Carriers began postponing flights as early as Friday. This type of proactive cancellation has become common, but it's a relatively new phenomenon. In years past, airlines had a habit of playing it hour by hour and hoping for the best. The result, more often than not, was chaos: tens of thousands of people stranded at airports, planes stuck on taxiways for hours at a time, etc.

Sure, airlines look foolish and people are ticked when a storm fizzles out, but erring on the side of caution has become the accepted practice. It's probably a gamble worth taking.

Nature has been especially unkind to the airlines and their customers over the past 16 months or so. The Iceland volcano; the earthquake and tsunami in Japan; a long, snowy winter; and now this. Trickle-down effects make the cost of storms and disasters difficult to quantify, but surely this spell has bled away billions.

Weather-related crises, from blizzards in the United States to freak windstorms pummeling Western Europe, seem to be increasing. Although volcanoes and earthquakes are one thing, climate change may prove a more formidable foe to commercial aviation than recessions or terrorism; we'll see.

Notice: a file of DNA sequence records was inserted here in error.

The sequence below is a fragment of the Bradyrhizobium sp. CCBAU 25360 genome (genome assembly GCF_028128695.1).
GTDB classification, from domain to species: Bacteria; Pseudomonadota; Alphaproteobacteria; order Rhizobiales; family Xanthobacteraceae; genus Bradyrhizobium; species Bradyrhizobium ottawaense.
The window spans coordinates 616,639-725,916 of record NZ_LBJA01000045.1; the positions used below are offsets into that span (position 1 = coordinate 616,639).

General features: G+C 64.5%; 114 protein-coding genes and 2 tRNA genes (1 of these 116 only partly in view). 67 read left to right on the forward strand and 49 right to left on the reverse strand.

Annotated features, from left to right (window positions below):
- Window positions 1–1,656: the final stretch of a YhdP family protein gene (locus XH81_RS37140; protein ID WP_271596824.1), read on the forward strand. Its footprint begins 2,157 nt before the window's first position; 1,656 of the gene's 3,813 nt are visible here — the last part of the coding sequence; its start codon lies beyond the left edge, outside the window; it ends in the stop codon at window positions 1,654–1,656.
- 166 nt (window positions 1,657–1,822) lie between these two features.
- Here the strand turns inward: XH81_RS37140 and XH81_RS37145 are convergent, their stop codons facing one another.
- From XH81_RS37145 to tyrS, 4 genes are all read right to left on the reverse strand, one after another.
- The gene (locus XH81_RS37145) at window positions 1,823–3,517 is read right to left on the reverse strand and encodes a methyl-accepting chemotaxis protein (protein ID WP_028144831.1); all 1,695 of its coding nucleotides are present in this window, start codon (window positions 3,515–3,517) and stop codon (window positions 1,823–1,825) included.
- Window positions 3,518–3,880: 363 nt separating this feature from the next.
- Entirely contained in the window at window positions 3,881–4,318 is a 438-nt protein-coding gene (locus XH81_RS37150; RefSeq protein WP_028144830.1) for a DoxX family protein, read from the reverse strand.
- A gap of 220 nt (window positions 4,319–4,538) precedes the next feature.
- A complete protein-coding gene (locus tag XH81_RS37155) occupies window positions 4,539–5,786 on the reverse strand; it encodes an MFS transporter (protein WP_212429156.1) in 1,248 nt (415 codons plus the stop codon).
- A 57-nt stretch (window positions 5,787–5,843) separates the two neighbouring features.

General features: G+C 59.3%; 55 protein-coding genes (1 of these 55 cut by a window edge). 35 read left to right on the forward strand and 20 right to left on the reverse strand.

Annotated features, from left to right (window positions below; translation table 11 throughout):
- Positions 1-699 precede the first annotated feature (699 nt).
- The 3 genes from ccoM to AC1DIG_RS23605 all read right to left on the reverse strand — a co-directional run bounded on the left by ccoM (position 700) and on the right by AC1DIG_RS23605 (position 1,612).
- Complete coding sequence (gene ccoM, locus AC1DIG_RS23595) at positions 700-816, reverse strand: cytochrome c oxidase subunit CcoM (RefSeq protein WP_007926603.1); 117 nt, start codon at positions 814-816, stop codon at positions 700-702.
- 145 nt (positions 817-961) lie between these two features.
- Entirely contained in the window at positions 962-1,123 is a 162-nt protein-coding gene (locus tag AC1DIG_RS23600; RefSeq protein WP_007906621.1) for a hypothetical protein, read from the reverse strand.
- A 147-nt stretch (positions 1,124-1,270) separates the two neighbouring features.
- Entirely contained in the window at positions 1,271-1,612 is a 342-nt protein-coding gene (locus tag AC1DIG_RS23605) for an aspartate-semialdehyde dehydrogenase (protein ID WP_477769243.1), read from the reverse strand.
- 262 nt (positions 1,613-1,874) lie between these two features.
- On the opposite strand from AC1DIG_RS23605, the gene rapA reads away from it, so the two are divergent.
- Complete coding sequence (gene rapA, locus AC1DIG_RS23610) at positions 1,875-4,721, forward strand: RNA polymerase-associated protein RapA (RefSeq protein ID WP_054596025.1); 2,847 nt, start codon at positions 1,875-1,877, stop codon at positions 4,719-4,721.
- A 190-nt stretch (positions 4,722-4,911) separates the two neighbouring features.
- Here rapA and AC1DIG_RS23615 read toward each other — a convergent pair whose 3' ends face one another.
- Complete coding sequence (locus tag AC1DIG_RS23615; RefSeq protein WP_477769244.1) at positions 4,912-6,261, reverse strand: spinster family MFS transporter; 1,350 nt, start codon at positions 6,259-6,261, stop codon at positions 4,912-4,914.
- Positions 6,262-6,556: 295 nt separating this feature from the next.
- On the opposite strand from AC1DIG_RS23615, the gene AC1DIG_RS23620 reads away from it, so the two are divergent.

As it happens, the closest I ever came to flying in a hurricane was, ironically enough, at JFK -- in the dead of winter.

It was a February afternoon, and a strange winter windstorm had settled over New York City just as we began our descent.

We knew the weather was going to be tricky. We'd briefed and fueled accordingly several hours earlier. But we weren't sure exactly what to expect.

Our approaches into Kennedy that afternoon rank among the most memorable flying experiences of my life. Approaches, plural, that is -- since in fact we made three of them.

At 2,000 feet the winds were exceeding 130 knots. On the ground, gusts had hit 60.

On the first try, just as things had more or less stabilized, the controllers were forced to break us off. With groundspeeds going up and down between 50 and 100 knots, depending on heading, they couldn't keep the spacing straight between aircraft.

They brought us around again.

On the second approach the turbulence and gusts seemed more manageable. Until 500 feet, that is, when we got a windshear warning.

"Go around."

The controllers told us to fly runway heading to 3,000 feet, and asked our intentions.

We began running fuel calculations and pulling up the weather at various nearby airports, expecting to divert.